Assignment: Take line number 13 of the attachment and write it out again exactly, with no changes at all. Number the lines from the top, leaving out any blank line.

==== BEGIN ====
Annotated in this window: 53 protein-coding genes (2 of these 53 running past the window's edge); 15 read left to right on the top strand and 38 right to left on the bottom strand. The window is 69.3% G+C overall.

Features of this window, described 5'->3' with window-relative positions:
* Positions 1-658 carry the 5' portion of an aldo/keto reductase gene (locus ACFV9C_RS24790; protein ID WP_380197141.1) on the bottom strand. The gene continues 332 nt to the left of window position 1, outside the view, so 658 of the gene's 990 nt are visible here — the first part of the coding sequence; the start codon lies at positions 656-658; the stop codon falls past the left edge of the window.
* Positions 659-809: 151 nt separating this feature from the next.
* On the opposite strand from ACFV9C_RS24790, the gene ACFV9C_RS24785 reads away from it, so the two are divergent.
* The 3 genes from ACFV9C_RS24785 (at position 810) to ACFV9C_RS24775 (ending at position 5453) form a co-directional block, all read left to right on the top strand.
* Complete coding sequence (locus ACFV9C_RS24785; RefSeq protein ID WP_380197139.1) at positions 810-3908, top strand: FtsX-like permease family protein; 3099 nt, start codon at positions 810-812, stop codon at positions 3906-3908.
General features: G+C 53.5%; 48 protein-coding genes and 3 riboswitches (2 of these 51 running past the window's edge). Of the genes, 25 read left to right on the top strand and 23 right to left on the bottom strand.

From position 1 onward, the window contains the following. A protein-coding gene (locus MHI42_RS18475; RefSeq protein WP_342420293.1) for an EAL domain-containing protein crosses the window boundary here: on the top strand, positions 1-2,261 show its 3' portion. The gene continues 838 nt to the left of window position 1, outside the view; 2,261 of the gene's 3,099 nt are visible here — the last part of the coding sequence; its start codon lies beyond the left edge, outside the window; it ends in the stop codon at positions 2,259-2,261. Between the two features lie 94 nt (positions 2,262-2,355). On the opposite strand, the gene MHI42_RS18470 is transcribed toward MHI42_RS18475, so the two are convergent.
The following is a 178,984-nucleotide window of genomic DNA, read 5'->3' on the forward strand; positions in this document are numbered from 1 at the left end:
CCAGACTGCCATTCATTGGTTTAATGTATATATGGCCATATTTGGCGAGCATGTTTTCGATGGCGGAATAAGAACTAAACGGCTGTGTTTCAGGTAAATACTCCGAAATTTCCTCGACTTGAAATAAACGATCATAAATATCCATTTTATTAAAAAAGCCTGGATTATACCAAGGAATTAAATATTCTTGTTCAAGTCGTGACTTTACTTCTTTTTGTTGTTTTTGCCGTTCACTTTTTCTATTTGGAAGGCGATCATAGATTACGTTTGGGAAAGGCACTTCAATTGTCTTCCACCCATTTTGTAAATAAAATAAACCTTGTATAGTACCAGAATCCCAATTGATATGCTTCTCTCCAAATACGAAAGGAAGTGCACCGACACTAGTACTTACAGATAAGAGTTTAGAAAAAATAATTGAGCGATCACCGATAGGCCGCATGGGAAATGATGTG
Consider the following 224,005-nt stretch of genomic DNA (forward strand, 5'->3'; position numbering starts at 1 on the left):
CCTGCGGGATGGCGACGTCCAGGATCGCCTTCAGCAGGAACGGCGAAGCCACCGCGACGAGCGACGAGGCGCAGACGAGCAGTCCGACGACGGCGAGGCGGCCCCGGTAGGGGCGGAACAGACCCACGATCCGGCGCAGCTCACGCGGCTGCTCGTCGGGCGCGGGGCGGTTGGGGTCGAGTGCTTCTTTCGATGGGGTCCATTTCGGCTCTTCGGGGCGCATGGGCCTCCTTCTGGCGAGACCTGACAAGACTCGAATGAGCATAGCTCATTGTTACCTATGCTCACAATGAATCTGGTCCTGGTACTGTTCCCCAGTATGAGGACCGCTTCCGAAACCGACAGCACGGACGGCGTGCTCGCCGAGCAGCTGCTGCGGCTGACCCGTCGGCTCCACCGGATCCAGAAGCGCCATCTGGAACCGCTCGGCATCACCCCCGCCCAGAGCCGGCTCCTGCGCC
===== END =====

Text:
CCTGCGGGATGGCGACGTCCAGGATCGCCTTCAGCAGGAACGGCGAAGCCACCGCGACGAGCGACGAGGCGCAGACGAGCAGTCCGACGACGGCGAGGCGGCCCCGGTAGGGGCGGAACAGACCCACGATCCGGCGCAGCTCACGCGGCTGCTCGTCGGGCGCGGGGCGGTTGGGGTCGAGTGCTTCTTTCGATGGGGTCCATTTCGGCTCTTCGGGGCGCATGGGCCTCCTTCTGGCGAGACCTGACAAGACTCGAATGAGCATAGCTCATTGTTACCTATGCTCACAATGAATCTGGTCCTGGTACTGTTCCCCAGTATGAGGACCGCTTCCGAAACCGACAGCACGGACGGCGTGCTCGCCGAGCAGCTGCTGCGGCTGACCCGTCGGCTCCACCGGATCCAGAAGCGCCATCTGGAACCGCTCGGCATCACCCCCGCCCAGAGCCGGCTCCTGCGCC